We all prefer to see things clearly. We want to be able to understand and see where we are now and what is going on. We also want to see the road ahead and know where we are going clearly. Hell, sometimes it is nice to look back and see and understand where we were and why.
We get so frustrated that we cannot see clearly that we miss the wonder of the blurred perspective. In this shot I am in a lovely garden in a bird conservatory behind a waterfall. If I allow myself the blurred perspective and accept it, I will smell the water from the fall as it pours down. I will feel gentle droplets splash on my ankles and feet, I will take in the pure oxygen and the freshness of the air and feel the natural light on the back of my head helping generate endorphins that are a natural anti depressant activating the body's opiate receptors.
If I allow myself this acceptance in the blurry perspective of beauty, the past will not matter and I will be far better prepared to handle the road ahead because anxiety will not hinder me with a refreshed mind and invigorated body.
My friendships are dear to me. If I call you friend, then you are in a very special place in my heart. My friend, Deanna, calls it my inner circle. It is a small and beautiful space. I have a friendship that is in a very unique space right now. If I worry about where we came from, there may be anxiety and confusion. If I wonder where we are going, then I will try to control that direction or fear certain outcomes and that will affect my behavior right now. If I accept the blurry perspective of right now, I will enjoy the moments and the conversations and realize every time I talk to this person I enjoy the time together. Should we have an opportunity to spend time together over a drink or a brief interaction online or any other encounter, it is wonderful. Accept that there is no clarity here and no idea what the road ahead looks like and no matter what, the road ahead will be good.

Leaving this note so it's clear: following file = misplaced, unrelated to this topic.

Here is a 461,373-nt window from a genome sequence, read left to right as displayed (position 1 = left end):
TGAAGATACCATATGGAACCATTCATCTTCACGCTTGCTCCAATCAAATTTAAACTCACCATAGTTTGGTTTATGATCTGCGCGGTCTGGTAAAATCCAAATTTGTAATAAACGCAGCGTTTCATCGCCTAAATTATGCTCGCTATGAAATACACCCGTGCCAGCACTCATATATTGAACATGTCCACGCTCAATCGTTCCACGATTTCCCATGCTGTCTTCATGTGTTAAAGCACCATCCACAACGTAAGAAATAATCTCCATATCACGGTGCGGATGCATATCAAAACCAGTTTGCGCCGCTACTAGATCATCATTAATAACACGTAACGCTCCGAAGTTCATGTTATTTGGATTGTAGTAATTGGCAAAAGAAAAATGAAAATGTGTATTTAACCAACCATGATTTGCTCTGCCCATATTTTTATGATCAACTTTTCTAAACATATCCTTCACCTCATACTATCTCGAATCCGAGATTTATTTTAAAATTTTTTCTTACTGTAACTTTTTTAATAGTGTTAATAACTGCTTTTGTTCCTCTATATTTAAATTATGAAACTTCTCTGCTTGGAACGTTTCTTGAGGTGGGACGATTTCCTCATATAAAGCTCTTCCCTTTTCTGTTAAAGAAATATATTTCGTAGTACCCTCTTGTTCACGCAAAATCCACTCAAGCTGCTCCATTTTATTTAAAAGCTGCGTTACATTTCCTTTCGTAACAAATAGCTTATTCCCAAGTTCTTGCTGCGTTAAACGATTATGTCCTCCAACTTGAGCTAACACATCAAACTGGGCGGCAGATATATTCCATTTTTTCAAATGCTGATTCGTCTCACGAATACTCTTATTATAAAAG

We try to see too much. We try to control or worry about too many things. We need to accept the wonder of now and see that what we cannot see helps us see better if we allow it to. That is the blurred perspective of beauty.